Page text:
FinCEN Calls Attention to Online Child Sexual Exploitation Crimes
The Financial Crimes Enforcement Network (FinCEN) is issuing this Notice to call attention to an increase in online child sexual exploitation (OCSE). This Notice provides financial institutions with specific suspicious activity report (SAR) filing instructions, and highlights some financial trends related to OCSE.
Crimes related to OCSE, including the funding, production, and distribution of child sexual abuse materials (CSAM), have increased during the COVID-19 pandemic, according to multiple law enforcement authorities. This increase in activity is likely due to a confluence of factors, including: (1) increased internet usage by children who are spending more time online, both unsupervised and during traditional school hours; (2) restricted travel during the COVID-19 pandemic resulting in more sex offenders being online; and (3) increased access to and use of technology, including encrypted communications, bulk data transfer, cloud storage, live- streaming, and anonymized transactions. Another trend is the rise in sextortion of minors, who are coerced or exploited into exchanging sexual images via the internet, mobile devices, and social media platforms. OCSE offenders often groom minors to share or post self-generated content online in exchange for money.
FinCEN performed a review of OCSE-related SARs and observed the following trends. Between 2017 and 2020, there was a 147 percent increase in OCSE-related SAR filings, including a 17 percent year-over-year increase in 2020. FinCEN also observed that OCSE offenders are increasingly using convertible virtual currency (CVC) (some of which provide anonymity), peer-to-peer mobile applications, the darknet, and anonymization and encryption services to try to avoid detection. CVC in particular is increasingly the payment method of choice for OCSE offenders who make payments to websites that host CSAM. Finally, FinCEN found that OCSE facilitators attempt to conceal their illicit file sharing and streaming activities by transferring funds via third-party payment processors.
Suspicious Activity Report (SAR) Filing Instructions
SARs, in conjunction with effective implementation of other BSA requirements, are crucial to identify and stop cybercrimes, including OCSE. Financial institutions should provide all pertinent and available information in the SAR narrative and attachments.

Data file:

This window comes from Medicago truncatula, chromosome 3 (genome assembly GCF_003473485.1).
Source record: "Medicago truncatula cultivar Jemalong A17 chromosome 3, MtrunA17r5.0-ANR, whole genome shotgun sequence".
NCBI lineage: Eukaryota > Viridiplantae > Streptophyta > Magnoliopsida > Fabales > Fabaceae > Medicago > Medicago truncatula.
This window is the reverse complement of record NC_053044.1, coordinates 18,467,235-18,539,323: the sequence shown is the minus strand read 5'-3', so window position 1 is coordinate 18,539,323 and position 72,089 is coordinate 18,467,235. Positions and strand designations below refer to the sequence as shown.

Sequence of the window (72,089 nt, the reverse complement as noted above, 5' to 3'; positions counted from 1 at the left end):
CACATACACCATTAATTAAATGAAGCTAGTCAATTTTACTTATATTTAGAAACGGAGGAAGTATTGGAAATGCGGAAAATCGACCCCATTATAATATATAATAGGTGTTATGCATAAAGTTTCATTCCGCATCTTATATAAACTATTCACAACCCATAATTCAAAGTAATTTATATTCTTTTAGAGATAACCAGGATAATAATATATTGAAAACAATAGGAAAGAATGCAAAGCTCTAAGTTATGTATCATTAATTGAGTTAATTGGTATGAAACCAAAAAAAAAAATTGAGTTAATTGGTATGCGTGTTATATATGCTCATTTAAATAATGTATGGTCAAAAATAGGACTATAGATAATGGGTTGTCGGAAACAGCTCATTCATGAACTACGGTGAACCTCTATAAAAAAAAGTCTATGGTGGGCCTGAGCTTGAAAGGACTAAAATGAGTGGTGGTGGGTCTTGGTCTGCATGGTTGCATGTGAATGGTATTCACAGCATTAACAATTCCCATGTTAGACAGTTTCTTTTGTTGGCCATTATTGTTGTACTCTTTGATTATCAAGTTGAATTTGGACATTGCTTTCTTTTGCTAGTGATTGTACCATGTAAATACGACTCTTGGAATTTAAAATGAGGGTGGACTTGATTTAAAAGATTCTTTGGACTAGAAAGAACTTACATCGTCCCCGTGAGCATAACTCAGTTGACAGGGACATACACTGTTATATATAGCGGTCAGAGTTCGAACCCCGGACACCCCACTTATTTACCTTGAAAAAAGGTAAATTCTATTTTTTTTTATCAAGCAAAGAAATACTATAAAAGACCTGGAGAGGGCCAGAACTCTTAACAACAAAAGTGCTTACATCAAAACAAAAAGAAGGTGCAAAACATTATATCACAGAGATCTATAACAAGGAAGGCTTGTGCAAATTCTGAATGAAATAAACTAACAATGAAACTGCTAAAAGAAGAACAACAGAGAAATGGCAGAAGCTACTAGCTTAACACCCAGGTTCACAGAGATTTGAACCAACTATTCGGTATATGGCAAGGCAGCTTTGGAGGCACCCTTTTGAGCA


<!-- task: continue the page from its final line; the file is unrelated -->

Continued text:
• FinCEN requests that financial institutions reference only this notice in SAR field 2 (Filing Institution Note to FinCEN) using the keyword “OCSE-FIN-2021-NTC3”; this keyword should also be referenced in the narrative to indicate a connection between the suspicious activity being reported and the activities highlighted in this notice. Financial institutions may highlight additional advisory keywords in the narrative, if applicable.
• Financial institutions should also select SAR Field 38(z) (Other) as the associated suspicious activity type to indicate a connection between the suspicious activity reported and OCSE activity and include the term “OCSE” in the text box. If known, enter the subject’s internet- based contact with the financial institution in SAR Field 43 (IP Address and Date).
• If human trafficking or human smuggling are suspected in addition to OCSE activity, financial institutions should also select SAR Field 38(h) (Human Trafficking) or SAR Field 38(g) (Human Smuggling), respectively.
• FinCEN asks that reporting entities use the Child Sexual Exploitation (CSE) terms and definitions in the appendix below when describing suspicious activity, which will assist FinCEN’s analysis of the SARs.
• For additional information on reporting cyber-enabled crimes, including on how to file SARs, please see: FAQs for Reporting Cyber-Events, Cyber-Enabled Crime, and Cyber-Related Information. Collaboration between Bank Secrecy Act (BSA)/anti-money-laundering (AML) and cybersecurity units within financial institutions is an effective practice for gathering information helpful to identifying OCSE offenders and victims. Please refer to FinCEN’s Advisory on Cyber-Events and Cyber-Enabled Crime, which contains examples of useful information to report including chat logs, IP addresses, email addresses, filenames, and CVC addresses, such as bitcoin. Financial institutions may consider sharing cyber-related information for the purposes of identifying and reporting money laundering and OCSE offenses.
For Further Information
FinCEN’s website at https://www.fincen.gov/ contains information on how to register for FinCEN Updates. Questions or comments regarding the contents of this notice should be addressed to the FinCEN Regulatory Support Section at firstname.lastname@example.org.
If you have immediate information to share with law enforcement, please contact the National Center for Missing and Exploited Children, which operates a Cyber Tip Line and hotline at 1-800- 843-5678, in partnership with the FBI, DHS, and other law enforcement agencies.
I’ve left out the footnotes and a glossary table… but that’s why I gave you the link to the source…